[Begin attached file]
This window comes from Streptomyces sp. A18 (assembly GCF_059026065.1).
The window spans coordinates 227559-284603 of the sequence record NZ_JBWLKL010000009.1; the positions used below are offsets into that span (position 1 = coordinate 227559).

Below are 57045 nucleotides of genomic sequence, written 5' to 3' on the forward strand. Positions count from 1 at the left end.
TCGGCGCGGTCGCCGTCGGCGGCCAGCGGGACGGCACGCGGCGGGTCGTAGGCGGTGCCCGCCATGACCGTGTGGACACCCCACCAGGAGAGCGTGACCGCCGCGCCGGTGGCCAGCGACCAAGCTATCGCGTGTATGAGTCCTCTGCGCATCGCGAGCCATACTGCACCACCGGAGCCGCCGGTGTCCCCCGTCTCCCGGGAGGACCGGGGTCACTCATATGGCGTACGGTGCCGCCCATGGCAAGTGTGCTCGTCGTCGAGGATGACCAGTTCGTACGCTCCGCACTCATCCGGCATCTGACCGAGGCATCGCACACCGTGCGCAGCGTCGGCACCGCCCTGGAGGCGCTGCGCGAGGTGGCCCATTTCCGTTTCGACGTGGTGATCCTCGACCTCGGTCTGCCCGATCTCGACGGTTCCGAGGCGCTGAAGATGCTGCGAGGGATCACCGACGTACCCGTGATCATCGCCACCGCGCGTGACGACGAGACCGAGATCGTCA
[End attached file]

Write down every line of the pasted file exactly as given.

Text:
This window comes from Streptomyces sp. A18 (assembly GCF_059026065.1).
The window spans coordinates 227559-284603 of the sequence record NZ_JBWLKL010000009.1; the positions used below are offsets into that span (position 1 = coordinate 227559).

Below are 57045 nucleotides of genomic sequence, written 5' to 3' on the forward strand. Positions count from 1 at the left end.
TCGGCGCGGTCGCCGTCGGCGGCCAGCGGGACGGCACGCGGCGGGTCGTAGGCGGTGCCCGCCATGACCGTGTGGACACCCCACCAGGAGAGCGTGACCGCCGCGCCGGTGGCCAGCGACCAAGCTATCGCGTGTATGAGTCCTCTGCGCATCGCGAGCCATACTGCACCACCGGAGCCGCCGGTGTCCCCCGTCTCCCGGGAGGACCGGGGTCACTCATATGGCGTACGGTGCCGCCCATGGCAAGTGTGCTCGTCGTCGAGGATGACCAGTTCGTACGCTCCGCACTCATCCGGCATCTGACCGAGGCATCGCACACCGTGCGCAGCGTCGGCACCGCCCTGGAGGCGCTGCGCGAGGTGGCCCATTTCCGTTTCGACGTGGTGATCCTCGACCTCGGTCTGCCCGATCTCGACGGTTCCGAGGCGCTGAAGATGCTGCGAGGGATCACCGACGTACCCGTGATCATCGCCACCGCGCGTGACGACGAGACCGAGATCGTCA